Yesterday I had the pleasure of spending four hours in Elluminate with Sheryl and a dozen or so of the schools that we’re working with from the Southeastern states for PLP holding a “work session” around the culminating projects they’ll be presenting next month. And though I know the idea of spending four hours doing anything online is overwhelming for a lot of folks, I do mean it when I say “pleasure.” Their projects, by and large, blew me away in terms of their scope and thoughtfulness, and it was apparent that most of them were really beginning to understand the network creation and expansion part of this. And it was great to see the extent to which these ideas seemed to be taking hold in their schools. (We’ll be sharing these out down the road.)
But while it wasn’t a central focus of most of the projects, for some reason what’s really stuck in my head are the conversations we had about those that revolved around using these technologies for articulation. And the more I thought about it, the more natural a starting point it seemed for schools who are trying to adopt (or adapt to) these technologies. I’m often struck by how many times I hear about the lack of communication, the isolation of teachers, the inconsistency of the teaching and pedagogy in schools and districts. And those are all things that teachers lounges and monthly department meetings can’t really assuage.
I know it would require some front end loading, but if districts were using wikis to house curriculum and encouraging teachers to work off of them as they move through the year, noting, tweaking, fine tuning, reflecting, etc., it would be one way that they could begin to make good use of a Web 2.0 tool and make it easier to connect to what other folks are doing. Not to mention the growing of some very important local network connections (which then, of course, could be expanded out.) And the other piece, of course, is that it’s a “safe” way to get started at least in terms of not having to deal with student participation issues.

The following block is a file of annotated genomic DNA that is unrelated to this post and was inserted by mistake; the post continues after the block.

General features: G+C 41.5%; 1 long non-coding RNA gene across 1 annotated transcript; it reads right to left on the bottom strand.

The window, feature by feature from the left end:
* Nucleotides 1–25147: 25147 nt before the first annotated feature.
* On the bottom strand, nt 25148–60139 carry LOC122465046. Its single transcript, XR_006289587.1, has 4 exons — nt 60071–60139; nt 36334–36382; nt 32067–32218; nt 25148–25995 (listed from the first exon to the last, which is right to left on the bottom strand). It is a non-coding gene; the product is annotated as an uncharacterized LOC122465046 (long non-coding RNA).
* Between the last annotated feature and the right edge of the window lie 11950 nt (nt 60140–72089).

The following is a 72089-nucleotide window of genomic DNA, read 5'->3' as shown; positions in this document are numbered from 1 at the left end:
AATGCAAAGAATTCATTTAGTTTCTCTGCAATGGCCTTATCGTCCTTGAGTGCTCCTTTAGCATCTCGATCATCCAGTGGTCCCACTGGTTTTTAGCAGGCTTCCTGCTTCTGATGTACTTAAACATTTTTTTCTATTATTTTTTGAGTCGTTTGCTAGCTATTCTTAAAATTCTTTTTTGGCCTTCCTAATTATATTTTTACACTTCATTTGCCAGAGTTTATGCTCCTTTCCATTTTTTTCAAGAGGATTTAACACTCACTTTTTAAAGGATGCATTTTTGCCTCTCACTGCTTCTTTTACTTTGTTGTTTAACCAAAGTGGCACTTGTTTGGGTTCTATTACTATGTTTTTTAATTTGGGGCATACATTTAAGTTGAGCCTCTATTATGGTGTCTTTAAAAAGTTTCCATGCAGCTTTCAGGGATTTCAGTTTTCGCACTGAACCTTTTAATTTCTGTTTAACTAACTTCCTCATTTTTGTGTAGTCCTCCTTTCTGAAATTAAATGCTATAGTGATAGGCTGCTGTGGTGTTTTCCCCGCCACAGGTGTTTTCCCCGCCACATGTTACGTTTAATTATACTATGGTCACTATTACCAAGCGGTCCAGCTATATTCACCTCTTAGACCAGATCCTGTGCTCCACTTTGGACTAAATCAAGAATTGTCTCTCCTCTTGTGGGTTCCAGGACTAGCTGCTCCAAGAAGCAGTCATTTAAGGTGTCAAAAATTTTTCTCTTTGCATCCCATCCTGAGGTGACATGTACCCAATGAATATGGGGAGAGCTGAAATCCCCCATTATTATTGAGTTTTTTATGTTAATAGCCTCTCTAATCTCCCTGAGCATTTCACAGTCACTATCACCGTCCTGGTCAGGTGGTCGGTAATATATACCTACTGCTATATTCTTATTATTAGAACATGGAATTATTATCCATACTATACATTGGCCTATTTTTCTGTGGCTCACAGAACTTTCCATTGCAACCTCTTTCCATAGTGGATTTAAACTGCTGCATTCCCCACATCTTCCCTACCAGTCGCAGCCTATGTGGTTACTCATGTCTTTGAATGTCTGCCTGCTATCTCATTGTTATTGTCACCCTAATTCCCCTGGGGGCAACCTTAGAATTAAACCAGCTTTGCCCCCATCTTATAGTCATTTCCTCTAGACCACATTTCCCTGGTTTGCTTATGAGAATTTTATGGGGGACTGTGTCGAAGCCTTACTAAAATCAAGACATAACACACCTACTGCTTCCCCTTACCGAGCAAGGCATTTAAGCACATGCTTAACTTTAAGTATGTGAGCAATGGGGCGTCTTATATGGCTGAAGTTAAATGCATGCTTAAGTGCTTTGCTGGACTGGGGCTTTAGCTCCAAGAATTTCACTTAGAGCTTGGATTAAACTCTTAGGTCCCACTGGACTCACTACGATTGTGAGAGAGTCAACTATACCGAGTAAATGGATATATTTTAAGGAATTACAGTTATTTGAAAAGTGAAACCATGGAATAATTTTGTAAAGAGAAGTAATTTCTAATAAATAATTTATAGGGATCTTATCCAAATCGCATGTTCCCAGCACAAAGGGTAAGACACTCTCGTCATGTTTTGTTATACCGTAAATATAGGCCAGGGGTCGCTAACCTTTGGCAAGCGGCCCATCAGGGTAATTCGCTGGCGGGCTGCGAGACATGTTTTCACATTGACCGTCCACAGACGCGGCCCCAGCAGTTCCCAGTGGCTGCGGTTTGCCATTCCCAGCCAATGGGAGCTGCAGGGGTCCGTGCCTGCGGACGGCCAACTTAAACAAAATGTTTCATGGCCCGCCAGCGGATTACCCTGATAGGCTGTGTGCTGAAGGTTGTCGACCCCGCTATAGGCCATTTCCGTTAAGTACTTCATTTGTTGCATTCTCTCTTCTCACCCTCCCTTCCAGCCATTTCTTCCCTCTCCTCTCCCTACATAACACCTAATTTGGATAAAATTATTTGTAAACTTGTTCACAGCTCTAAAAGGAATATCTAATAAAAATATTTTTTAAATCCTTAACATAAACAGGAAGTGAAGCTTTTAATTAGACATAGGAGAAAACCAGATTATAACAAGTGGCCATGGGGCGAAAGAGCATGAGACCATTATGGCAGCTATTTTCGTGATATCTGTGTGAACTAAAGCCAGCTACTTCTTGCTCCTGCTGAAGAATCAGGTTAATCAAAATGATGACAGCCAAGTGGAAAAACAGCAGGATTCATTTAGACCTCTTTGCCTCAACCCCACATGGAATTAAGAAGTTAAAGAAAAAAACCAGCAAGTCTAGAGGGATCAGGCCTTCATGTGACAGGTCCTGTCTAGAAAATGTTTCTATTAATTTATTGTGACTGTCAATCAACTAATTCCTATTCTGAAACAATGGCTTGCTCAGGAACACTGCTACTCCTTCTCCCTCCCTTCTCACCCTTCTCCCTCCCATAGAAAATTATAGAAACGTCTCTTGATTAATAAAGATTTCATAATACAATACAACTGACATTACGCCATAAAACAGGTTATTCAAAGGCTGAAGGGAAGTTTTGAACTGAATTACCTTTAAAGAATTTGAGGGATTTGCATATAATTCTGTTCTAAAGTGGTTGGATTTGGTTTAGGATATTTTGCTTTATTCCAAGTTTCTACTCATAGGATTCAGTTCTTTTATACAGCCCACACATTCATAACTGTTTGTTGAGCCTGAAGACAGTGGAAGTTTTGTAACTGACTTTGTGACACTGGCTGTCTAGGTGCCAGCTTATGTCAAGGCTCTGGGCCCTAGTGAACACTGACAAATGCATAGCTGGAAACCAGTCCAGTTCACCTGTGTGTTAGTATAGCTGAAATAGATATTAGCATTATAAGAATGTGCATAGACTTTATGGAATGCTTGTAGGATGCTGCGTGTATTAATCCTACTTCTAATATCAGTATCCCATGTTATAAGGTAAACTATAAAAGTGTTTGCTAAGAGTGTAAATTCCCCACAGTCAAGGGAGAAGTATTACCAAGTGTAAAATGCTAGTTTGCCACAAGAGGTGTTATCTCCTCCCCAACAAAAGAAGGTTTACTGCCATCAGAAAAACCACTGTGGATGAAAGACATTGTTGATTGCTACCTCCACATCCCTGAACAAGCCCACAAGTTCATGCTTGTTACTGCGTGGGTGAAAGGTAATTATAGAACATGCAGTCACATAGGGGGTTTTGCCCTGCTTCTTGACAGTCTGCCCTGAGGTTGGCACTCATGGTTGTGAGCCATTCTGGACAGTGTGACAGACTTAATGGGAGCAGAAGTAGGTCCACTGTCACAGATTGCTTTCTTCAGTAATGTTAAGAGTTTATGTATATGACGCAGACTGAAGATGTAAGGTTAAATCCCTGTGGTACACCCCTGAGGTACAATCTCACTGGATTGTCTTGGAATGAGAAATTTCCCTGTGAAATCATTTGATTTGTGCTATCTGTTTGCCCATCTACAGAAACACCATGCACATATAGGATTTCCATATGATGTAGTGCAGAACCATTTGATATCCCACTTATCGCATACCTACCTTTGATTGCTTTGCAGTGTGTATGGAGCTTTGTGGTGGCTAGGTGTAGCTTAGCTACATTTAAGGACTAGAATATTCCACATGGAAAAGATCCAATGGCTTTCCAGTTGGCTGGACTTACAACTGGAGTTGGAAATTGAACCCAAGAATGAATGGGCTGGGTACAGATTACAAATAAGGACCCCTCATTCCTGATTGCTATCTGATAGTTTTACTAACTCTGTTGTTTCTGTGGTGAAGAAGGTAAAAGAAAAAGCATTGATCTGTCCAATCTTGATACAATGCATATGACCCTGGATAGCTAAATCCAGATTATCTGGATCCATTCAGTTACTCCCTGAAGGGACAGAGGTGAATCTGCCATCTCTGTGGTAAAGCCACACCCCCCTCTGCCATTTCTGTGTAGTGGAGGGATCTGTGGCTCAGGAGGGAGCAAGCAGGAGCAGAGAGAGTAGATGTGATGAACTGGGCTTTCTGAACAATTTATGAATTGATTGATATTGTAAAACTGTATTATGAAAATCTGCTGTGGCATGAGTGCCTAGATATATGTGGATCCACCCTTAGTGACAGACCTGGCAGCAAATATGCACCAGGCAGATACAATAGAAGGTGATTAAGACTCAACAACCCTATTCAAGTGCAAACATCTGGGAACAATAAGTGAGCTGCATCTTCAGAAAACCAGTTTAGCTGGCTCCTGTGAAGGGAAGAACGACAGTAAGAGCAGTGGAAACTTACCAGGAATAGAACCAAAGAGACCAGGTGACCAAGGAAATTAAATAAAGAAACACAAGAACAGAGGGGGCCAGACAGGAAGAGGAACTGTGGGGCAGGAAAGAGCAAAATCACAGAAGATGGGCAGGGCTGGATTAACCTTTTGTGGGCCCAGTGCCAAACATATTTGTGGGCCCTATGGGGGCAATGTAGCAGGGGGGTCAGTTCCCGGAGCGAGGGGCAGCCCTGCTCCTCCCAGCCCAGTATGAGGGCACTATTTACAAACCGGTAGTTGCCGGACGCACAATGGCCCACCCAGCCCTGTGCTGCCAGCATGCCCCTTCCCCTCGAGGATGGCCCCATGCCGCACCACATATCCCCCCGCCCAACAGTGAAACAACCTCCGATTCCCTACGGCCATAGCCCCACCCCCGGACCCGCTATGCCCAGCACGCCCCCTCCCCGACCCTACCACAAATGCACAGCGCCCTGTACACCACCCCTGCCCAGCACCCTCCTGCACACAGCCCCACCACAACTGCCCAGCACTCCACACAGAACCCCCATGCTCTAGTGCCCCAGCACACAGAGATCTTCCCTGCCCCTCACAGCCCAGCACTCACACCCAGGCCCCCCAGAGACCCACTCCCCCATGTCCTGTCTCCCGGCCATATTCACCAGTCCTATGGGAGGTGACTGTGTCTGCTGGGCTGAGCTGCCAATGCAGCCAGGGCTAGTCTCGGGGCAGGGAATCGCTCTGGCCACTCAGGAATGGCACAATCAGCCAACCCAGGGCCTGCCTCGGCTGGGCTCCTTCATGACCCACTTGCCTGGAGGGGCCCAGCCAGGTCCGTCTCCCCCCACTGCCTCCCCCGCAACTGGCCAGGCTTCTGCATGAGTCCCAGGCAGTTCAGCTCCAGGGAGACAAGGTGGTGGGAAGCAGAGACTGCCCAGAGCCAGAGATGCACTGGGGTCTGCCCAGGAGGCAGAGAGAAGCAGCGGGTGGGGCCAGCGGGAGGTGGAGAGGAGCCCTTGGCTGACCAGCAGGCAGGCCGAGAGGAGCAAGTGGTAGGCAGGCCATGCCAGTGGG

And when you think about it even for just a few seconds longer, it’s not hard to come up with all sorts of other ways to create a rich curriculum “text” if you will that could include videos of lessons, links to resources and artifacts, and the general throwing around of ideas that could potentially deepen the impact of what’s happening in the classroom.
Or not. There is the time issue, the buy in issue, and other issues. But I’m sure there are some good examples of this already out there, aren’t there?
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